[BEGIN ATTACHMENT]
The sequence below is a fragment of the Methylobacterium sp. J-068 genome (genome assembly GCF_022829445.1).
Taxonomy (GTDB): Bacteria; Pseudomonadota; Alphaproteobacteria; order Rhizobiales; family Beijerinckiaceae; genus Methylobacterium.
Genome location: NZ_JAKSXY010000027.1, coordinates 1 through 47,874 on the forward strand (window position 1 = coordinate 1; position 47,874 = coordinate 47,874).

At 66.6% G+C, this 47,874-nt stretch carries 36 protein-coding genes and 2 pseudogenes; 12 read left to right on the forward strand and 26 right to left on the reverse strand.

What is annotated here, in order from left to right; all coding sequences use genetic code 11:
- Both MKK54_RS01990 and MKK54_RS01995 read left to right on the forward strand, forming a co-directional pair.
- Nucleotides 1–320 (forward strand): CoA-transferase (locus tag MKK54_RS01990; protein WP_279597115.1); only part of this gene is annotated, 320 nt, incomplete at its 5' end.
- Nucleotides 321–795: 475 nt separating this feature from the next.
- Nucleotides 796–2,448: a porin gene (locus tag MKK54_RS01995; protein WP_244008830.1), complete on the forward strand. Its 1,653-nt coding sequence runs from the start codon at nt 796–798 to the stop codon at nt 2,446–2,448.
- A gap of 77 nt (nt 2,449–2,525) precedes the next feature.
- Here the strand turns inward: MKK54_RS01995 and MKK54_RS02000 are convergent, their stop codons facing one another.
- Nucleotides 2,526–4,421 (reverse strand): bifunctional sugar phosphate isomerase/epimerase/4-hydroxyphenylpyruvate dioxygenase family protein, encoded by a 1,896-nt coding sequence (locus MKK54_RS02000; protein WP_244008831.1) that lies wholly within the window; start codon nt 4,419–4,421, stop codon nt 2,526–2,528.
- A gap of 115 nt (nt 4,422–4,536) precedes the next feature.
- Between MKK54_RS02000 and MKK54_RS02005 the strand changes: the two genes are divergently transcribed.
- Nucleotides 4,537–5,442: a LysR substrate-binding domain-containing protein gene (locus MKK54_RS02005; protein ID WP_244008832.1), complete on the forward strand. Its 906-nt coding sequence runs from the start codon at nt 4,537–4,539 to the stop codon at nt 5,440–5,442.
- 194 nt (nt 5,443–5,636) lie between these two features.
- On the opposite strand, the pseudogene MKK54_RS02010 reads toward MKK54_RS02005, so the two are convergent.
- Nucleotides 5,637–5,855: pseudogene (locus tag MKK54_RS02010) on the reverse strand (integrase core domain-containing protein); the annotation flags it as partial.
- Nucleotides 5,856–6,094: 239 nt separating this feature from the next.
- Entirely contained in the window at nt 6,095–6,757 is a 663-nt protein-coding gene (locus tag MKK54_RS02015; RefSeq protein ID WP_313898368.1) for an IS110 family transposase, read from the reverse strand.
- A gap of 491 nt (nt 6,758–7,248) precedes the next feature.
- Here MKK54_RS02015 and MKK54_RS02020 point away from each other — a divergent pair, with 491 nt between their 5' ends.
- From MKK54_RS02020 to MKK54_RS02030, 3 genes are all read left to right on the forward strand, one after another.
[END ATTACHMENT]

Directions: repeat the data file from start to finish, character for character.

The sequence below is a fragment of the Methylobacterium sp. J-068 genome (genome assembly GCF_022829445.1).
Taxonomy (GTDB): Bacteria; Pseudomonadota; Alphaproteobacteria; order Rhizobiales; family Beijerinckiaceae; genus Methylobacterium.
Genome location: NZ_JAKSXY010000027.1, coordinates 1 through 47,874 on the forward strand (window position 1 = coordinate 1; position 47,874 = coordinate 47,874).

At 66.6% G+C, this 47,874-nt stretch carries 36 protein-coding genes and 2 pseudogenes; 12 read left to right on the forward strand and 26 right to left on the reverse strand.

What is annotated here, in order from left to right; all coding sequences use genetic code 11:
- Both MKK54_RS01990 and MKK54_RS01995 read left to right on the forward strand, forming a co-directional pair.
- Nucleotides 1–320 (forward strand): CoA-transferase (locus tag MKK54_RS01990; protein WP_279597115.1); only part of this gene is annotated, 320 nt, incomplete at its 5' end.
- Nucleotides 321–795: 475 nt separating this feature from the next.
- Nucleotides 796–2,448: a porin gene (locus tag MKK54_RS01995; protein WP_244008830.1), complete on the forward strand. Its 1,653-nt coding sequence runs from the start codon at nt 796–798 to the stop codon at nt 2,446–2,448.
- A gap of 77 nt (nt 2,449–2,525) precedes the next feature.
- Here the strand turns inward: MKK54_RS01995 and MKK54_RS02000 are convergent, their stop codons facing one another.
- Nucleotides 2,526–4,421 (reverse strand): bifunctional sugar phosphate isomerase/epimerase/4-hydroxyphenylpyruvate dioxygenase family protein, encoded by a 1,896-nt coding sequence (locus MKK54_RS02000; protein WP_244008831.1) that lies wholly within the window; start codon nt 4,419–4,421, stop codon nt 2,526–2,528.
- A gap of 115 nt (nt 4,422–4,536) precedes the next feature.
- Between MKK54_RS02000 and MKK54_RS02005 the strand changes: the two genes are divergently transcribed.
- Nucleotides 4,537–5,442: a LysR substrate-binding domain-containing protein gene (locus MKK54_RS02005; protein ID WP_244008832.1), complete on the forward strand. Its 906-nt coding sequence runs from the start codon at nt 4,537–4,539 to the stop codon at nt 5,440–5,442.
- 194 nt (nt 5,443–5,636) lie between these two features.
- On the opposite strand, the pseudogene MKK54_RS02010 reads toward MKK54_RS02005, so the two are convergent.
- Nucleotides 5,637–5,855: pseudogene (locus tag MKK54_RS02010) on the reverse strand (integrase core domain-containing protein); the annotation flags it as partial.
- Nucleotides 5,856–6,094: 239 nt separating this feature from the next.
- Entirely contained in the window at nt 6,095–6,757 is a 663-nt protein-coding gene (locus tag MKK54_RS02015; RefSeq protein ID WP_313898368.1) for an IS110 family transposase, read from the reverse strand.
- A gap of 491 nt (nt 6,758–7,248) precedes the next feature.
- Here MKK54_RS02015 and MKK54_RS02020 point away from each other — a divergent pair, with 491 nt between their 5' ends.
- From MKK54_RS02020 to MKK54_RS02030, 3 genes are all read left to right on the forward strand, one after another.